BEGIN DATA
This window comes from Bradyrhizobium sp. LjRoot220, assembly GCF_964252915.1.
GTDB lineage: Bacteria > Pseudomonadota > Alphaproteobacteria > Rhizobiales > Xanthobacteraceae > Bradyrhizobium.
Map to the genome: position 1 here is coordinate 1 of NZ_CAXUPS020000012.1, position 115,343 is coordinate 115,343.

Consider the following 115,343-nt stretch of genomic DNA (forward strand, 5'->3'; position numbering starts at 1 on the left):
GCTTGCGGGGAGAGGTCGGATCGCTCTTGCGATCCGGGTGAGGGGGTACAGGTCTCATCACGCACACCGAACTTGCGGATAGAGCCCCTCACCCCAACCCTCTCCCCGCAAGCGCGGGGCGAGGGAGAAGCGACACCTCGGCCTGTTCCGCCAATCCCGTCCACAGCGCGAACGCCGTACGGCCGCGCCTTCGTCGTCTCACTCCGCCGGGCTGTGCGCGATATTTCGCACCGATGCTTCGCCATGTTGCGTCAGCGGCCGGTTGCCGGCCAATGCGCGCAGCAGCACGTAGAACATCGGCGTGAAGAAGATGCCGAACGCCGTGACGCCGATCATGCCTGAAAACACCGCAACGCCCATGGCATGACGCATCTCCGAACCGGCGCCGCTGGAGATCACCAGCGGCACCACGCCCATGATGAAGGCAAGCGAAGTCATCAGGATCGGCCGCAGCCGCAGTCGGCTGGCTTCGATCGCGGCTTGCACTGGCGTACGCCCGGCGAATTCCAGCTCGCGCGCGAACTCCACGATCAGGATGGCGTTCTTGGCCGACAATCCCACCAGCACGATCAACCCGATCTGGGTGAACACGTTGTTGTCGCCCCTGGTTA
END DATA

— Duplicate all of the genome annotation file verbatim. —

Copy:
This window comes from Bradyrhizobium sp. LjRoot220, assembly GCF_964252915.1.
GTDB lineage: Bacteria > Pseudomonadota > Alphaproteobacteria > Rhizobiales > Xanthobacteraceae > Bradyrhizobium.
Map to the genome: position 1 here is coordinate 1 of NZ_CAXUPS020000012.1, position 115,343 is coordinate 115,343.

Consider the following 115,343-nt stretch of genomic DNA (forward strand, 5'->3'; position numbering starts at 1 on the left):
GCTTGCGGGGAGAGGTCGGATCGCTCTTGCGATCCGGGTGAGGGGGTACAGGTCTCATCACGCACACCGAACTTGCGGATAGAGCCCCTCACCCCAACCCTCTCCCCGCAAGCGCGGGGCGAGGGAGAAGCGACACCTCGGCCTGTTCCGCCAATCCCGTCCACAGCGCGAACGCCGTACGGCCGCGCCTTCGTCGTCTCACTCCGCCGGGCTGTGCGCGATATTTCGCACCGATGCTTCGCCATGTTGCGTCAGCGGCCGGTTGCCGGCCAATGCGCGCAGCAGCACGTAGAACATCGGCGTGAAGAAGATGCCGAACGCCGTGACGCCGATCATGCCTGAAAACACCGCAACGCCCATGGCATGACGCATCTCCGAACCGGCGCCGCTGGAGATCACCAGCGGCACCACGCCCATGATGAAGGCAAGCGAAGTCATCAGGATCGGCCGCAGCCGCAGTCGGCTGGCTTCGATCGCGGCTTGCACTGGCGTACGCCCGGCGAATTCCAGCTCGCGCGCGAACTCCACGATCAGGATGGCGTTCTTGGCCGACAATCCCACCAGCACGATCAACCCGATCTGGGTGAACACGTTGTTGTCGCCCCTGGTTA